Friday, April 6, 1990
Two of the great, Mufasa-esque lions of be-bop era jazz conspired together for a performance on the stage at Morsani Hall on Saturday, April 7, 1990, and, surprisingly, it didn’t blow up.
However, one can only speculate about what happened to the minds of the audience.
Vibes virtuoso Lionel Hampton, with his Orchestra, hosted trumpeter par excellence John Birks Gillespie, best known as “Dizzy,” in a jazz concert for the record books. At the time, Dizzy was 72 years old, a Kennedy Center Honors recipient that year, and, three short years after his Straz Center engagement, would die an American legend in Englewood, New Jersey.
When Dizzy blew, his neck and face puffed like a set of billows, his eyes bugged and his signature up-turned-trumpet bell gave him his distinctive, original look. The beret, sharp goatee and dark spectacles helped.
Dizzy, in the scope of jazz, held a special place as a musician and African-American man who pushed himself to the limits of his imagination and then some, becoming a cultural ambassador, a beloved American icon and a superior improvisational artist. Plus, he was so darn funny. Who else could have convinced President Jimmy Carter, in 1978, to record the lyrics for a rendition of Gillespie’s own famed tune, “Salt Peanuts”?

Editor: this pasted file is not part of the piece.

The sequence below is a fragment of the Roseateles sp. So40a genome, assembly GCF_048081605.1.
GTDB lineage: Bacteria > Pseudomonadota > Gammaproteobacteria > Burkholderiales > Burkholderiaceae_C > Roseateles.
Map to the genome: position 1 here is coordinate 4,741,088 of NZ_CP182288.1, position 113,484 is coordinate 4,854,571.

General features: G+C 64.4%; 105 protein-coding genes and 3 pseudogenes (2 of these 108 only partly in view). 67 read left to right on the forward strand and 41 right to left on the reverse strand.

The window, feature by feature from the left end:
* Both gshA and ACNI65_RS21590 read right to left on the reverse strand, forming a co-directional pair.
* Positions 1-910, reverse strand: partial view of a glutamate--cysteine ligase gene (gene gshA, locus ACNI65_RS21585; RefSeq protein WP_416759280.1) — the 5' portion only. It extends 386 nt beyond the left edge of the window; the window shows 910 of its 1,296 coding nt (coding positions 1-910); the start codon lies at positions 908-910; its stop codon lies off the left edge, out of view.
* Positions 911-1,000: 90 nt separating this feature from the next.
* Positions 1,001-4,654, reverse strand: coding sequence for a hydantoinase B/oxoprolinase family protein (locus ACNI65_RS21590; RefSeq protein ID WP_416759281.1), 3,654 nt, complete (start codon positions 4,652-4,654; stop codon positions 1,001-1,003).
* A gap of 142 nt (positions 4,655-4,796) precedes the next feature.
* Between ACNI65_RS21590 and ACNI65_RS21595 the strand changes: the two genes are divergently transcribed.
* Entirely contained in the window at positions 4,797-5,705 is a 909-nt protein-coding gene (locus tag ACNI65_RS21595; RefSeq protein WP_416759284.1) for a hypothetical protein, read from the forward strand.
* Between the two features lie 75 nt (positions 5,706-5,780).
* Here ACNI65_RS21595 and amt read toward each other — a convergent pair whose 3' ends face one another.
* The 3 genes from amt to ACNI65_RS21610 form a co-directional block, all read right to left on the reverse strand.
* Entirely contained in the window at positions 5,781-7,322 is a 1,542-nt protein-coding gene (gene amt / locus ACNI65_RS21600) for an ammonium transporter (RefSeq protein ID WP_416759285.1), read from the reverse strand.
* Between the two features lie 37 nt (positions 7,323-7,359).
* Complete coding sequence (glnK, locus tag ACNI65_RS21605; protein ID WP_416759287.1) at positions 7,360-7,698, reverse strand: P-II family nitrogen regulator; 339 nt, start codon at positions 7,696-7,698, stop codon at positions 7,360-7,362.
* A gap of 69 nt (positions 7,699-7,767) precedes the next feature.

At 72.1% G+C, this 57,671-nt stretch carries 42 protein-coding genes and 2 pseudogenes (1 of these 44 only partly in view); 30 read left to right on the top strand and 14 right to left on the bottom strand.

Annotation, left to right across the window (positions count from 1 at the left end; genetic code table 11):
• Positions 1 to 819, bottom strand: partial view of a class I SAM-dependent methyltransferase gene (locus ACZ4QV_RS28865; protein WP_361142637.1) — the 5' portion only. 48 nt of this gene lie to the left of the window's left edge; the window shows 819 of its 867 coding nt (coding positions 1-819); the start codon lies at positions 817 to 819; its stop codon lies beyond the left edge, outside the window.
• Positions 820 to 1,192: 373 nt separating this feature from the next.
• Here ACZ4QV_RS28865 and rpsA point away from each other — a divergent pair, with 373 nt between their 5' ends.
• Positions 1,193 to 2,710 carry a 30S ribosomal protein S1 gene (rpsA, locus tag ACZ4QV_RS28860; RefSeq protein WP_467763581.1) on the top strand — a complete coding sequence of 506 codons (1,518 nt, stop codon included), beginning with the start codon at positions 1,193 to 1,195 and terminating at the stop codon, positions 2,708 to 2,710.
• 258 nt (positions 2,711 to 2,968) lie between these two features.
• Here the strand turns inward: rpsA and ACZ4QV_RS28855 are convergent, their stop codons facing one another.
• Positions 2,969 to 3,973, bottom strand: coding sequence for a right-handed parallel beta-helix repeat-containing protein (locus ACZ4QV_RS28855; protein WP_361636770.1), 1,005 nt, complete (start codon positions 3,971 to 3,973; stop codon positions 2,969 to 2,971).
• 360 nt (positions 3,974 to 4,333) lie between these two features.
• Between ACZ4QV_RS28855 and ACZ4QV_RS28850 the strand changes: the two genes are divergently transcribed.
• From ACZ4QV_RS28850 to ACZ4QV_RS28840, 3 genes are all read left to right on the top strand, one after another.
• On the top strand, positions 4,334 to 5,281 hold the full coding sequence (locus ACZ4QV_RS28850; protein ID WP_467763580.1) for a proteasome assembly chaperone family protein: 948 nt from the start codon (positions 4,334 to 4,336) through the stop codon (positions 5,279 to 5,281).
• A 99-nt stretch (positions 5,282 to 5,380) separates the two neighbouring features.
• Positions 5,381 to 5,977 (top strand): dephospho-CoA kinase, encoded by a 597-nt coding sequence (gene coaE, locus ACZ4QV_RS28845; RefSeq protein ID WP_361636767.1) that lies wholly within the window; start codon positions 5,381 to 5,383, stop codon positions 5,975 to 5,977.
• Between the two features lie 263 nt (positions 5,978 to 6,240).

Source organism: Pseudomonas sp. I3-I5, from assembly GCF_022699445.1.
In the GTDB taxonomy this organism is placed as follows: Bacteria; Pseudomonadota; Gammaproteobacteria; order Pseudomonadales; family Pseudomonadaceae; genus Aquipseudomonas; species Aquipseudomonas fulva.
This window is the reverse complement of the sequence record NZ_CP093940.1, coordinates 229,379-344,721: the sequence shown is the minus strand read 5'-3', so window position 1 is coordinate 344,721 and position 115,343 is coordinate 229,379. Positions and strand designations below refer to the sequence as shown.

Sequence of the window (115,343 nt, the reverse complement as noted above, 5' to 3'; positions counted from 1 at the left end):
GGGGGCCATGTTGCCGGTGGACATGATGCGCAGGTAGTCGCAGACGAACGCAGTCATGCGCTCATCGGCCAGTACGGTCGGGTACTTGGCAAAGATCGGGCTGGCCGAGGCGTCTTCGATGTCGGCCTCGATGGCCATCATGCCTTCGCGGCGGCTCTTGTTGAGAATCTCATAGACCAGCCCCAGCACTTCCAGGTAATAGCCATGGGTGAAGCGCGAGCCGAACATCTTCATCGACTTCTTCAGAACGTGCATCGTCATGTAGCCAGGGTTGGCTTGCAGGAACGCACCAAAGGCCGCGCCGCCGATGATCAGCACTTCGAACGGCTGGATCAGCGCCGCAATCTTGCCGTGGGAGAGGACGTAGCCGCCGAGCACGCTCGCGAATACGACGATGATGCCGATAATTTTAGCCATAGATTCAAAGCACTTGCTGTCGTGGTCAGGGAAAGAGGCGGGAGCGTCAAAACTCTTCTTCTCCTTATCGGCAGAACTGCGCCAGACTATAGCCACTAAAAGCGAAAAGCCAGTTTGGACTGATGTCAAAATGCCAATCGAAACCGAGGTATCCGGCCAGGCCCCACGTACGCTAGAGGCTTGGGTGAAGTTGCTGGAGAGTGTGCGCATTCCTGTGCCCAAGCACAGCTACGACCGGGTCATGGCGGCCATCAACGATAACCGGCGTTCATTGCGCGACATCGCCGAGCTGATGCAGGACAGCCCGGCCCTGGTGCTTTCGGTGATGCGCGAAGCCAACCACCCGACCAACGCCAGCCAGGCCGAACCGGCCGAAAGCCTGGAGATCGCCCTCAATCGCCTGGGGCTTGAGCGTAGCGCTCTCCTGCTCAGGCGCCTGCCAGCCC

Dizzy, who credits Afro-Cuban Godfather Mario Bauza as his musical father, assumed the mantle of Bauza’s work and became one of pioneers of Afro-Cuban/Latin Jazz in American music. By the end of his career, Dizzy had 14 honorary degrees and a Grammy® Lifetime Achievement Award. He’d performed with Cab Calloway, Teddy Hill Band, Charlie Parker, Thelonious Monk, Ella Fitzgerald, John Coltrane, Yusef Lateef and personally discovered Arturo Sandoval.
In 1964, Gillespie put himself forth as an independent write-in candidate for the presidential race, citing his Cabinet, which would include Miles Davis as Director of the CIA and Charles Mingus as the Secretary of Peace. Phyllis Diller, he noted, would run on his ticket as VP.
If only we had a time machine.
Gillespie appeared on more than 1,000 records, and, in this one-night-only appearance, in the flesh on our stage with his good friend and equal legend, Lionel Hampton. Hampton also sported an impressive collection of honorary doctorates and would later earn the National Medal of Arts from President Clinton. Hampton died in New York City in 2002. He was 94 years old.
The show, billed as “Dizzy Gillespie with the Lionel Hampton Orchestra,” played at 8 p.m. with tickets at $19.50. Again: if only we had a time machine.